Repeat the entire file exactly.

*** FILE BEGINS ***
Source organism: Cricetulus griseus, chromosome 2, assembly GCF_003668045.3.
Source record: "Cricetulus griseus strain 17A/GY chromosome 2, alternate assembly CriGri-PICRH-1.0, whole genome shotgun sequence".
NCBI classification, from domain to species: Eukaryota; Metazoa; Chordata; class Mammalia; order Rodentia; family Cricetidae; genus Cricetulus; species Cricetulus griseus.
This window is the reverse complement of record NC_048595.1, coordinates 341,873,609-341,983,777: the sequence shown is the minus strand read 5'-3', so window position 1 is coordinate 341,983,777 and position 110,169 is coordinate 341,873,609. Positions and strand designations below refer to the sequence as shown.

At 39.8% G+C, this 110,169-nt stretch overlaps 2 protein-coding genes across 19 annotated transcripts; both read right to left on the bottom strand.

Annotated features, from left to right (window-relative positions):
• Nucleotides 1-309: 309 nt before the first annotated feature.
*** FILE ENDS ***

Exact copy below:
Source organism: Cricetulus griseus, chromosome 2, assembly GCF_003668045.3.
Source record: "Cricetulus griseus strain 17A/GY chromosome 2, alternate assembly CriGri-PICRH-1.0, whole genome shotgun sequence".
NCBI classification, from domain to species: Eukaryota; Metazoa; Chordata; class Mammalia; order Rodentia; family Cricetidae; genus Cricetulus; species Cricetulus griseus.
This window is the reverse complement of record NC_048595.1, coordinates 341,873,609-341,983,777: the sequence shown is the minus strand read 5'-3', so window position 1 is coordinate 341,983,777 and position 110,169 is coordinate 341,873,609. Positions and strand designations below refer to the sequence as shown.

At 39.8% G+C, this 110,169-nt stretch overlaps 2 protein-coding genes across 19 annotated transcripts; both read right to left on the bottom strand.

Annotated features, from left to right (window-relative positions):
• Nucleotides 1-309: 309 nt before the first annotated feature.